Friday 25th Jul 2014
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Transplant Tourism: Boon or Bane?

Organ Transplant

At their second Global Consultation on Transplantation the World Health Organisation (WHO) came up with some guiding principles on cell, tissue and organ donation and transplantation. Transplantation is increasingly seen as the best solution to end-stage organ failure. End-stage kidney disease, for instance, can only be repaired with a kidney transplant. Without it, the patient will die or require dialysis for years, which is an expensive procedure and often out of reach of poorer patients. Transplantation is the only option for some liver conditions, such as severe cirrhosis or liver cancer, and a number of serious heart conditions.

 

According to WHO, the demand for human organ transplants far exceeds supply, fuelling the growing trend of “transplant tourism” from wealthy countries to developing nations where organs can be bought. Reports on 'transplant tourism' show that it makes up an estimated 10% of global transplantation practices. As many as 66,000 kidneys were transplanted in 2005 catering to a mere 10% of the estimated need. In the same year, 21,000 livers and 6,000 hearts were transplanted.

Recent estimates communicated to WHO by 98 countries show that the most sought after organ is the kidney. Since a person can live with only one kidney, people in poor countries are lured into selling one of them to a person in need. The poor donors are offered hefty sums for a kidney, but in the end they receive only about half because middlemen take the rest. In Western countries package deals are advertised on the internet for as low as $12,000 or $ 20,000 to receive a kidney and seven days of hospitalisation in the transplant country. However live donations are not without risk, whether the organ is paid for or not and the donor must receive proper medical follow-up which is often lacking when he or she is seen as a means to profit-making. WHO recommends using organs from deceased persons as it eliminates the problem of donor safety and can help reduce organ trafficking.

The Supreme Council of 'Ulama in Riyadh (in their resolution no. 99 dated 6 Dhul Qi'dah 1402) has allowed both organ donation and organ transplantation in the case of necessity. The Fiqh Academy of the Muslim World League, Makkah also allowed organ donation and transplantation in its 8th session held between 28 Rabi'ul Thani- 7 Jumadal Ula, 1405.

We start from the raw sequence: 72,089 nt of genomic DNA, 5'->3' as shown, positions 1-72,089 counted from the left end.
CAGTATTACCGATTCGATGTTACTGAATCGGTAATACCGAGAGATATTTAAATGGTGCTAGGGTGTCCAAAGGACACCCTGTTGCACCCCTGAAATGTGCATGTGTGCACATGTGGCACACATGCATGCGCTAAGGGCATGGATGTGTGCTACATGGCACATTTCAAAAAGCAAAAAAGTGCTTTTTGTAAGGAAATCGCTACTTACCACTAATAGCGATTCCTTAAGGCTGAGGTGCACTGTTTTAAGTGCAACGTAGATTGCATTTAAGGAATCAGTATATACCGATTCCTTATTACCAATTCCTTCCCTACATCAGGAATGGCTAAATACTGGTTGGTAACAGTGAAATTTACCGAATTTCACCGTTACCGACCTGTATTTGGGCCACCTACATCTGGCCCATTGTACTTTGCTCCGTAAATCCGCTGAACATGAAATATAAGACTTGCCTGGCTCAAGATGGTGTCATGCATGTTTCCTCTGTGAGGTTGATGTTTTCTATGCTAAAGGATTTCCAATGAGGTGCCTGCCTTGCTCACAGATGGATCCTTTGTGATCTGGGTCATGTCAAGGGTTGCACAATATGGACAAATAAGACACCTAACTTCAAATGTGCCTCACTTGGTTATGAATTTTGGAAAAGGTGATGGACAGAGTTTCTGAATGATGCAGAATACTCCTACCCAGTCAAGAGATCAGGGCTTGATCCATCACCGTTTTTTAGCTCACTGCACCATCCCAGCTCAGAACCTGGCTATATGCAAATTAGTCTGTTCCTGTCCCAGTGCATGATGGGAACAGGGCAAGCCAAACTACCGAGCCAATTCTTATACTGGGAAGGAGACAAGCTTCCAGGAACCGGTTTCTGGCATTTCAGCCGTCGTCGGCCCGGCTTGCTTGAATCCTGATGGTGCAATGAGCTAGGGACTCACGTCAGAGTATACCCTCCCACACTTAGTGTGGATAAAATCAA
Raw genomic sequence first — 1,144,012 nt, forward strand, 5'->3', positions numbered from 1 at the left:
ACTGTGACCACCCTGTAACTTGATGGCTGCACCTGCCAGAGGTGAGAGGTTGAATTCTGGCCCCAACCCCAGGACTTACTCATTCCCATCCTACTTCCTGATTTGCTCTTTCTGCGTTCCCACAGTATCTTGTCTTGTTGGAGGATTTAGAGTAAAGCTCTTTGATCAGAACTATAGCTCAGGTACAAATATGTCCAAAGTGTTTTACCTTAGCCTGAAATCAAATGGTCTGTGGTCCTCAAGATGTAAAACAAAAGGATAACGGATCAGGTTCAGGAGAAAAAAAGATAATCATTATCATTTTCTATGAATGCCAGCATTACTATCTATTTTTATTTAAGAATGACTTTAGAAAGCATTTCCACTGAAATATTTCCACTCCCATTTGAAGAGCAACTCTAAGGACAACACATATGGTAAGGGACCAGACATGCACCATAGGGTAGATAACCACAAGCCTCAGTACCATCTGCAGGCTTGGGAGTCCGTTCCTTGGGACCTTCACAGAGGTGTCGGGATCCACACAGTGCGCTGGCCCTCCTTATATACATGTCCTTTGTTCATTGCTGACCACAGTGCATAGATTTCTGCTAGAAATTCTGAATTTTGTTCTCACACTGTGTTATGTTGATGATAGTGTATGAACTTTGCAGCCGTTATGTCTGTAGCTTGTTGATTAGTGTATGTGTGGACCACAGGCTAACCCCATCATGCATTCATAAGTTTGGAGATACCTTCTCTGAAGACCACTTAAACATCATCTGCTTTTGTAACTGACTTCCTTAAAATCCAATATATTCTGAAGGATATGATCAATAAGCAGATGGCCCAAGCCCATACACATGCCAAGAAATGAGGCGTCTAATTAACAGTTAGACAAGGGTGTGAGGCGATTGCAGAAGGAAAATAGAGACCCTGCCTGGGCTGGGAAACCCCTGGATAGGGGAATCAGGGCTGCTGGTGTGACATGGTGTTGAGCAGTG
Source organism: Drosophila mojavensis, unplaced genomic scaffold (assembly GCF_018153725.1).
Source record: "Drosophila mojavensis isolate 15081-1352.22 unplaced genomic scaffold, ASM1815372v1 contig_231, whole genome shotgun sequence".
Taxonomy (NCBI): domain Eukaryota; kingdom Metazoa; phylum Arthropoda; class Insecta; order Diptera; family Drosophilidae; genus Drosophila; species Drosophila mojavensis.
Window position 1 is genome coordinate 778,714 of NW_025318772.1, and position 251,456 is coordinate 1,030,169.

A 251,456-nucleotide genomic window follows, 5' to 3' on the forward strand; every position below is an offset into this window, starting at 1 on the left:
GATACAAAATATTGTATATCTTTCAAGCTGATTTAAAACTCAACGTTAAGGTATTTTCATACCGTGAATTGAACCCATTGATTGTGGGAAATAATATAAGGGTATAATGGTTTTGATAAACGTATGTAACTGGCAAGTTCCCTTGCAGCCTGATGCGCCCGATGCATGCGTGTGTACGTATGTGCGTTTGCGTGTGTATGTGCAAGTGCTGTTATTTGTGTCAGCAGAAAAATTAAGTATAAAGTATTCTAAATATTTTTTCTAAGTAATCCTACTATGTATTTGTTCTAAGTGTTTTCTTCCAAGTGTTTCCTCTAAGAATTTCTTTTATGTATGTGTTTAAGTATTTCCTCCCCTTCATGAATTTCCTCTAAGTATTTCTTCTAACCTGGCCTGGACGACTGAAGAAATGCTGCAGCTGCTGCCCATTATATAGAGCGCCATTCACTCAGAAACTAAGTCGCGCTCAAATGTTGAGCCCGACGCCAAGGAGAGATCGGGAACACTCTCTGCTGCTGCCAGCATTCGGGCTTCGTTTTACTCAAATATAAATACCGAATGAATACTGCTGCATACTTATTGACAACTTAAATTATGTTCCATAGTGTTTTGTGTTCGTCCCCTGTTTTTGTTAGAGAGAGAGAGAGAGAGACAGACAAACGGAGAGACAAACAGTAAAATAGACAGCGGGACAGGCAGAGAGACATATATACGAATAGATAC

It is important to note that most of the jurists have only allowed donation of organs. They do not allow the sale of human organs. Their position is that the sale of human organs violates the rules of the dignity and honour of the human being, and so it would be haram in that case. Some jurists suggest that because people have become too materialistic and it may not be possible to find a free organ, under necessity one can purchase the organs, but a Muslim should never sell his/her organs.

However Muslim scholars have stipulated certain conditions for someone to donate his/her organ.

1. He/she must be a person who is in full possession of his/her faculties so that he/she is able to make a sound decision by himself/herself;

2. He/she must be an adult and, preferably, at least 21 years old;

3. It should be done on his/her own free will without any external pressure exerted on him/ her;

4. The organ he/she is donating must not be a vital organ on which his/her survival or sound health is dependent upon;

5. No transplantation of sexual organs is allowed.

Similarly there are some conditions associated with deceased donors

1. The transplant must be done after having ascertained the free consent of the donor prior to his /her death. It can be through a will to that effect, or signing the donor card, etc.

2. In a case where organ donation consent was not given prior to a donor's death, the consent may be granted by the deceased's closest relatives who are in a position to make such decisions on his/her behalf.

3. It must be an organ or tissue that is medically determined to be able to save the life or maintain the quality of life of another human being.

4. The organ must be removed only from the deceased person after the death has been ascertained through reliable medical procedures.

5. Organs can also be harvested from the victims of traffic accidents if their identities are unknown, but it must be done only following the valid decree of a judge.

Organ transplant is a double edged sword. Boon if you use it, bane if misused.



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